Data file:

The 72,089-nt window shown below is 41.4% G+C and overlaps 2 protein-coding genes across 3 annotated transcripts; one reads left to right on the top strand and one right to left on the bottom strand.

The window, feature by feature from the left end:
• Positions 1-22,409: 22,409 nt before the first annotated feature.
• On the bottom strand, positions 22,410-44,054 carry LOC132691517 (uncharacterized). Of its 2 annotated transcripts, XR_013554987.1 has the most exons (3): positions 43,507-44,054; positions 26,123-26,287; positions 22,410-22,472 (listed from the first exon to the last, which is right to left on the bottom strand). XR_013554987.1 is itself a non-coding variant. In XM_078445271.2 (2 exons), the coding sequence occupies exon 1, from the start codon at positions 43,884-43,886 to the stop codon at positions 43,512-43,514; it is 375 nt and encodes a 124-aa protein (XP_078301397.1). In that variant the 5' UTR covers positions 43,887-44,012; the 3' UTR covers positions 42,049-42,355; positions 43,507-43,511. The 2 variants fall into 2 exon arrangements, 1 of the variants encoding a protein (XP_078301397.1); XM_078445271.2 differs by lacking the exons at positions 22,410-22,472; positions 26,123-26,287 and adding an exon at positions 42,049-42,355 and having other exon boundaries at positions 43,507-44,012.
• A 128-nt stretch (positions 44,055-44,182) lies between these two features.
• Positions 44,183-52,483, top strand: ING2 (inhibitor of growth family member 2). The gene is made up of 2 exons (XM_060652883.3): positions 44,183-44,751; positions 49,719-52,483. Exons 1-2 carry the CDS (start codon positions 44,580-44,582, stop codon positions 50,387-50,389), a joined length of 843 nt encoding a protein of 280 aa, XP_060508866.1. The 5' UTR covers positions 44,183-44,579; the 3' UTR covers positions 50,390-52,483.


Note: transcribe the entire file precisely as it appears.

The 72,089-nt window shown below is 41.4% G+C and overlaps 2 protein-coding genes across 3 annotated transcripts; one reads left to right on the top strand and one right to left on the bottom strand.

The window, feature by feature from the left end:
• Positions 1-22,409: 22,409 nt before the first annotated feature.
• On the bottom strand, positions 22,410-44,054 carry LOC132691517 (uncharacterized). Of its 2 annotated transcripts, XR_013554987.1 has the most exons (3): positions 43,507-44,054; positions 26,123-26,287; positions 22,410-22,472 (listed from the first exon to the last, which is right to left on the bottom strand). XR_013554987.1 is itself a non-coding variant. In XM_078445271.2 (2 exons), the coding sequence occupies exon 1, from the start codon at positions 43,884-43,886 to the stop codon at positions 43,512-43,514; it is 375 nt and encodes a 124-aa protein (XP_078301397.1). In that variant the 5' UTR covers positions 43,887-44,012; the 3' UTR covers positions 42,049-42,355; positions 43,507-43,511. The 2 variants fall into 2 exon arrangements, 1 of the variants encoding a protein (XP_078301397.1); XM_078445271.2 differs by lacking the exons at positions 22,410-22,472; positions 26,123-26,287 and adding an exon at positions 42,049-42,355 and having other exon boundaries at positions 43,507-44,012.
• A 128-nt stretch (positions 44,055-44,182) lies between these two features.
• Positions 44,183-52,483, top strand: ING2 (inhibitor of growth family member 2). The gene is made up of 2 exons (XM_060652883.3): positions 44,183-44,751; positions 49,719-52,483. Exons 1-2 carry the CDS (start codon positions 44,580-44,582, stop codon positions 50,387-50,389), a joined length of 843 nt encoding a protein of 280 aa, XP_060508866.1. The 5' UTR covers positions 44,183-44,579; the 3' UTR covers positions 50,390-52,483.